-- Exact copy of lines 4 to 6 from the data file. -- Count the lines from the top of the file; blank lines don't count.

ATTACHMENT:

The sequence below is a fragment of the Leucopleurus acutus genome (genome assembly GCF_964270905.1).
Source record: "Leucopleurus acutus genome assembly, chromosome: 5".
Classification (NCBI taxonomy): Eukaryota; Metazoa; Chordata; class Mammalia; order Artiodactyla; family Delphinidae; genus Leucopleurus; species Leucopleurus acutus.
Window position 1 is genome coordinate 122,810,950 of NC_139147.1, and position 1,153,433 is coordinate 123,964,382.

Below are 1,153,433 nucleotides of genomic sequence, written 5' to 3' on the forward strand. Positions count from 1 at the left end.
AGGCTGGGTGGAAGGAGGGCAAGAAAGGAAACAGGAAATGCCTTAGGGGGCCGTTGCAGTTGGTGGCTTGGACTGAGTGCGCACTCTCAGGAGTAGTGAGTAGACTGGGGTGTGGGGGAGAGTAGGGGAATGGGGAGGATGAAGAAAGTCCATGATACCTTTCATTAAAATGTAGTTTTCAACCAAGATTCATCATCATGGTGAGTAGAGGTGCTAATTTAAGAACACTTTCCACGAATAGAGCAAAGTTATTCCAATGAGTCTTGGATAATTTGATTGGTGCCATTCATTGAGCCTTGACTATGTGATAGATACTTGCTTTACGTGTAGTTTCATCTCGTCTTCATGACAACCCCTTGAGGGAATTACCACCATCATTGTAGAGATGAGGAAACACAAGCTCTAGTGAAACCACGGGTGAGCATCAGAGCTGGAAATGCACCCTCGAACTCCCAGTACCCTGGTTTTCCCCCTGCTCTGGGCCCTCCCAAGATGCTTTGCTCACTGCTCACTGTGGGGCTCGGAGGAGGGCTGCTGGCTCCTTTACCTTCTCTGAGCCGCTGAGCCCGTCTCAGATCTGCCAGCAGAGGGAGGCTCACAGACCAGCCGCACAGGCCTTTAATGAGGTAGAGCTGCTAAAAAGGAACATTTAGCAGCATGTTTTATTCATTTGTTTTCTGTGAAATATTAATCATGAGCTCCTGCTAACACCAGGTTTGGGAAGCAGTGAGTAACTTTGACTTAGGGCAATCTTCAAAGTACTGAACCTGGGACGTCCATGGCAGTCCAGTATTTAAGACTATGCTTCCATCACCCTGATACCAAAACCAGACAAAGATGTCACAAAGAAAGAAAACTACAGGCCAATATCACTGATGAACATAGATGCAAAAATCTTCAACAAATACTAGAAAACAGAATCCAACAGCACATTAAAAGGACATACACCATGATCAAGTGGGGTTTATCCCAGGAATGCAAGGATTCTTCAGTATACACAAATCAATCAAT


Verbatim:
Window position 1 is genome coordinate 122,810,950 of NC_139147.1, and position 1,153,433 is coordinate 123,964,382.

Below are 1,153,433 nucleotides of genomic sequence, written 5' to 3' on the forward strand. Positions count from 1 at the left end.
AGGCTGGGTGGAAGGAGGGCAAGAAAGGAAACAGGAAATGCCTTAGGGGGCCGTTGCAGTTGGTGGCTTGGACTGAGTGCGCACTCTCAGGAGTAGTGAGTAGACTGGGGTGTGGGGGAGAGTAGGGGAATGGGGAGGATGAAGAAAGTCCATGATACCTTTCATTAAAATGTAGTTTTCAACCAAGATTCATCATCATGGTGAGTAGAGGTGCTAATTTAAGAACACTTTCCACGAATAGAGCAAAGTTATTCCAATGAGTCTTGGATAATTTGATTGGTGCCATTCATTGAGCCTTGACTATGTGATAGATACTTGCTTTACGTGTAGTTTCATCTCGTCTTCATGACAACCCCTTGAGGGAATTACCACCATCATTGTAGAGATGAGGAAACACAAGCTCTAGTGAAACCACGGGTGAGCATCAGAGCTGGAAATGCACCCTCGAACTCCCAGTACCCTGGTTTTCCCCCTGCTCTGGGCCCTCCCAAGATGCTTTGCTCACTGCTCACTGTGGGGCTCGGAGGAGGGCTGCTGGCTCCTTTACCTTCTCTGAGCCGCTGAGCCCGTCTCAGATCTGCCAGCAGAGGGAGGCTCACAGACCAGCCGCACAGGCCTTTAATGAGGTAGAGCTGCTAAAAAGGAACATTTAGCAGCATGTTTTATTCATTTGTTTTCTGTGAAATATTAATCATGAGCTCCTGCTAACACCAGGTTTGGGAAGCAGTGAGTAACTTTGACTTAGGGCAATCTTCAAAGTACTGAACCTGGGACGTCCATGGCAGTCCAGTATTTAAGACTATGCTTCCATCACCCTGATACCAAAACCAGACAAAGATGTCACAAAGAAAGAAAACTACAGGCCAATATCACTGATGAACATAGATGCAAAAATCTTCAACAAATACTAGAAAACAGAATCCAACAGCACATTAAAAGGACATACACCATGATCAAGTGGGGTTTATCCCAGGAATGCAAGGATTCTTCAGTATACACAAATCAATCAAT